Sodmi twins sent for psych evaluation

Sodmi twins sent for psy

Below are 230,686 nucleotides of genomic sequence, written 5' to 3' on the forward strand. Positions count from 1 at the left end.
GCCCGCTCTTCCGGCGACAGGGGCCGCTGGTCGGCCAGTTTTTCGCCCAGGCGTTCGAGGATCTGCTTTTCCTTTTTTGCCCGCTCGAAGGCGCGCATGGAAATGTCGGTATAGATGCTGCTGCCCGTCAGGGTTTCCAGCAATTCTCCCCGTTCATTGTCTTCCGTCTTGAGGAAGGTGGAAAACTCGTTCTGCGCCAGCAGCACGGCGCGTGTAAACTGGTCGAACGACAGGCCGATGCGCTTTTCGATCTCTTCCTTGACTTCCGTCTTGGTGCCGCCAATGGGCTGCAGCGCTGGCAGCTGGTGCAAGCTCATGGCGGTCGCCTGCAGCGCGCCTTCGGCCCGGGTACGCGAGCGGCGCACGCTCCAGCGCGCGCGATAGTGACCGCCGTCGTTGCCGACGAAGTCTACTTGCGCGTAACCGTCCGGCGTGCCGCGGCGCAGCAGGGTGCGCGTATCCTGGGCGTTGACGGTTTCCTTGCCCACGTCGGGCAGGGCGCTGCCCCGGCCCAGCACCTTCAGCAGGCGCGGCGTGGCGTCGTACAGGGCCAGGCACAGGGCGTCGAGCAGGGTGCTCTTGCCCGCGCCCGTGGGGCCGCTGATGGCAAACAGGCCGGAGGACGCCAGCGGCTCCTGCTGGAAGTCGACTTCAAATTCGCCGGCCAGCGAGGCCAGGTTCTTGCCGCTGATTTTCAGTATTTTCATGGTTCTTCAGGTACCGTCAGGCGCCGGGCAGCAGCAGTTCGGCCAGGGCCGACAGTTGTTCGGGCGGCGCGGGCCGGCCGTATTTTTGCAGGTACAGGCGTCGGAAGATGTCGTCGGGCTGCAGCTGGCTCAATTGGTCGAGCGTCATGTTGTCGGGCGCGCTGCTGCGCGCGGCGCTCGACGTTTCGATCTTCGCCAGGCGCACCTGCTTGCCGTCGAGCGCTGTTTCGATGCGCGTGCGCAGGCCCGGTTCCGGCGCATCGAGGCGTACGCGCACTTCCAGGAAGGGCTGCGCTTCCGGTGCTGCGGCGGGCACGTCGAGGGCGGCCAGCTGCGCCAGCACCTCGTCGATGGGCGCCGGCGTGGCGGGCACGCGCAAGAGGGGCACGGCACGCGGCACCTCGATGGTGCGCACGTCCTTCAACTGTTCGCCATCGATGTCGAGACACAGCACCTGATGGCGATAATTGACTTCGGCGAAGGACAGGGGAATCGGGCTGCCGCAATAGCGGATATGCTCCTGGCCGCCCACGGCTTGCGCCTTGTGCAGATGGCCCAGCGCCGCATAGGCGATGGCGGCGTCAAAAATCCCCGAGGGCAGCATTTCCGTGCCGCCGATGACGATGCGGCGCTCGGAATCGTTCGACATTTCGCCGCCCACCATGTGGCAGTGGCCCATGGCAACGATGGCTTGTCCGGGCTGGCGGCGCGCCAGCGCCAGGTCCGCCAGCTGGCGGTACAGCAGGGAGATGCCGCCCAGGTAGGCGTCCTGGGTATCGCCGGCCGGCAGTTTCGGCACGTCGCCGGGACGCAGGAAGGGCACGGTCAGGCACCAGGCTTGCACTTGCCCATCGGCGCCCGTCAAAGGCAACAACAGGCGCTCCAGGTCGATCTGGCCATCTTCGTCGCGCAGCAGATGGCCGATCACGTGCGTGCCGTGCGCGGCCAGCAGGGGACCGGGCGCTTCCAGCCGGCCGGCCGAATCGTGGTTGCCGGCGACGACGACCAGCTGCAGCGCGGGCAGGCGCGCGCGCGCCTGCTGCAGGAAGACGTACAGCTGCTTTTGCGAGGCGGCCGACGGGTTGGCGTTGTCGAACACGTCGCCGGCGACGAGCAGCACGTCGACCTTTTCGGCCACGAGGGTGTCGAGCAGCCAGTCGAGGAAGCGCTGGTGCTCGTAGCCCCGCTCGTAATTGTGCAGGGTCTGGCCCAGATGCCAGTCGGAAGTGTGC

Twin brothers Naor and Adi Sodmi, 24, suspected of choking seven-year-old Leon Kalnatarov in their home last week in Bnei Ayish, near Gedera, will be sent to a Southern District psychiatrist in the coming days to undergo an evaluation that will determine whether they are fit to stand trial, the Kiryat Gat Magistrate's Court ruled on Thursday. The twins were remanded for eight additional days by Judge Yisrael Pablo-Axleford. During the remand hearing, the judge accepted a request by the twins' defense attorney for his clients to undergo the examination. "Their mental state is not a simple affair, and it is only getting worse since they are being held in solitary confinement, even if it is for their own safety," the attorney, Yaron Forer, said. The police representative to court, Itzik Haliwa, said a psychiatric examination of the twins was carried out at Ashkelon's Barzilai Medical Center on the day of their arrest last Friday, but the judge said the evaluation was insufficient to determine their mental state. "I don't understand why the police object to the evaluation," Forer said. After consulting with prosecutors, police reiterated their objection, but were overruled by the judge. Police also added the suspicion of indecent acts against minors to the existing suspicion of murder during the court session, triggering a furious response by Forer. Police would not say whether the alleged indecent acts were linked to the complaint filed against the twins shortly before the alleged murder, alleging three separate acts of indecent exposure in front of minors by the twins. A media ban on new developments in the murder investigation has been in force since Wednesday. Forer slammed police for failing to question the brothers over the alleged indecent acts. "Did you question the suspects over the suspicion of indecent acts?" Forer asked Haliwa. "Yes," Haliwa replied. "I say you did not question them," Forer retorted. Pablo-Axleford later said that police did not in fact question the suspects over the earlier suspicions, and called on them to do so before the next arraignment hearing. Police are unable to directly question the twins, since they are considered to be mentally challenged, and must therefore be questioned by a Social Services investigator who then passes on their answers to police. Forer also claimed his clients were subjected to threats and violence by police officers, and demanded that a letter he composed detailing the allegations be forwarded to the Justice Ministry's Police Investigations Department. Pablo-Axleford approved Forer's request. The police representative said in response that the brothers resisted arrest, prompting officers to use force, and denied any misconduct by police. Forer expressed surprise over the amount of time it was taking for coroners to complete a final report on the autopsy of the victim's body, which was carried out at the L. Greenberg Medical Institute for Forensic Medicine at Abu Kabir. "We are in daily contact with the institute in an effort to speed things up," Haliwa told the court. Pablo-Axleford said it would take approximately three more days for the autopsy report to be concluded. The judge received two confidential police reports detailing the progress of the investigation, and praised the Lachish police sub-district for a "serious investigation." "Many have been questioned, and the delays in the investigation are caused by the fact that other investigation teams are involved that are not under police control," the judge said. He added that the "reasonable suspicions" against the twins which he saw during last week's initial remand hearing had become more concrete.